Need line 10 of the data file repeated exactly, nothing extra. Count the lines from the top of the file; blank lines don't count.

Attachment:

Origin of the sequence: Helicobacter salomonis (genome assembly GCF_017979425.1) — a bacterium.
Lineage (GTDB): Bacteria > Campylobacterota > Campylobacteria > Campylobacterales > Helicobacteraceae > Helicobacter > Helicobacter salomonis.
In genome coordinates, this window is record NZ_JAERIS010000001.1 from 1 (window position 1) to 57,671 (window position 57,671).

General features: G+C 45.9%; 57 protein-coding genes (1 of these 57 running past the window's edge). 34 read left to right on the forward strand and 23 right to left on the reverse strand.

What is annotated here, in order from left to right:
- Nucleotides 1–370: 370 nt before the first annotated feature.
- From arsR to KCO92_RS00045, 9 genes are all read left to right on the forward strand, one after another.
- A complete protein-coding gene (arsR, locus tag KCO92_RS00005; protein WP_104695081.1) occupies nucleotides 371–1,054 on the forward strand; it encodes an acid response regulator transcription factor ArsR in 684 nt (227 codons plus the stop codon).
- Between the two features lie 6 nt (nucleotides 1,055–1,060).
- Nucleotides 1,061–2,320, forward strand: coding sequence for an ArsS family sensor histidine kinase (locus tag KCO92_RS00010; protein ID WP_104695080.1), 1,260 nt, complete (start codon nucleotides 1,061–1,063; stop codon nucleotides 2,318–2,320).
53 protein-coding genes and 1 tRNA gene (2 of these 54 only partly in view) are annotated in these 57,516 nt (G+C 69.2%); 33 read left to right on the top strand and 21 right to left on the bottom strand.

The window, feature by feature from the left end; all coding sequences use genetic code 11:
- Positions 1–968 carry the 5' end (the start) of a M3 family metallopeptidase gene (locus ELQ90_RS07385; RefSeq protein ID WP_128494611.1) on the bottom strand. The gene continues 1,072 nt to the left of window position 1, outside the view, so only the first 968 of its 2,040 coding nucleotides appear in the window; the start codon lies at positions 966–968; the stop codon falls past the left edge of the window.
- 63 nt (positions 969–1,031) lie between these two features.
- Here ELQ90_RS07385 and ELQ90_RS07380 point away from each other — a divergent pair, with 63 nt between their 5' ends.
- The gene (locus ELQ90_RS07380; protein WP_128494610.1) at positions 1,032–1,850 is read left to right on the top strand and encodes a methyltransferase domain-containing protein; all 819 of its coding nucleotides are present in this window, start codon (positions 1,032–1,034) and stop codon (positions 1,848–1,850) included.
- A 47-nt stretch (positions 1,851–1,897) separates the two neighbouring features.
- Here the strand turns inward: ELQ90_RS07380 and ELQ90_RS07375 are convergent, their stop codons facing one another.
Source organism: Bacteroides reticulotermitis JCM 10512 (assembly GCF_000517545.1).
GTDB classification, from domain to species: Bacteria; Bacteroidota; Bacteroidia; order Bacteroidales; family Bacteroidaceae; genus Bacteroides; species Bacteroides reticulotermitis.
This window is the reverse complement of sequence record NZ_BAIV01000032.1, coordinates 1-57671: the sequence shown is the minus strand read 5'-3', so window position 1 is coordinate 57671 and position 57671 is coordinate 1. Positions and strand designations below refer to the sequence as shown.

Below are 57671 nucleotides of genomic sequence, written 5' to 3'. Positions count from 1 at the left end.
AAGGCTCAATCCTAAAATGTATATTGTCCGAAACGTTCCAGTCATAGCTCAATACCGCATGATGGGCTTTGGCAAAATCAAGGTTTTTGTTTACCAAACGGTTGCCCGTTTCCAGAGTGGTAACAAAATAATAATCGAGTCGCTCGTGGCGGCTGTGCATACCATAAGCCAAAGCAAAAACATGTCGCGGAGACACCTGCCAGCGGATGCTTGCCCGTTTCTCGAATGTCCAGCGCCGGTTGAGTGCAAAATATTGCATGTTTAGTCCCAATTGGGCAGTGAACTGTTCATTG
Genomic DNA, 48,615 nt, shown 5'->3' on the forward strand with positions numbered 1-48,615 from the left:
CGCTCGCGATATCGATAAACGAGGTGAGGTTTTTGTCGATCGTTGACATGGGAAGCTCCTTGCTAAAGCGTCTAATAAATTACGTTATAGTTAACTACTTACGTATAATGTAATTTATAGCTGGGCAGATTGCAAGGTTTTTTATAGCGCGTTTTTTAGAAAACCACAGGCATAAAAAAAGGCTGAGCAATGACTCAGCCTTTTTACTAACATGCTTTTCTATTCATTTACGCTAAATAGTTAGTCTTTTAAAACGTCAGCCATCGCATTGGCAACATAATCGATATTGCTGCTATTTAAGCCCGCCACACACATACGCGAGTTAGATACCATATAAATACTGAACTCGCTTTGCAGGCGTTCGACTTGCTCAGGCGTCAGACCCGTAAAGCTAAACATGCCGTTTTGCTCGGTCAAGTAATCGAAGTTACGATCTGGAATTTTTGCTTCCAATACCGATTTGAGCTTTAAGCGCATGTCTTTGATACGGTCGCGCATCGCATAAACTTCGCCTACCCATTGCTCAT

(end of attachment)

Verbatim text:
- Nucleotides 1,061–2,320, forward strand: coding sequence for an ArsS family sensor histidine kinase (locus tag KCO92_RS00010; protein ID WP_104695080.1), 1,260 nt, complete (start codon nucleotides 1,061–1,063; stop codon nucleotides 2,318–2,320).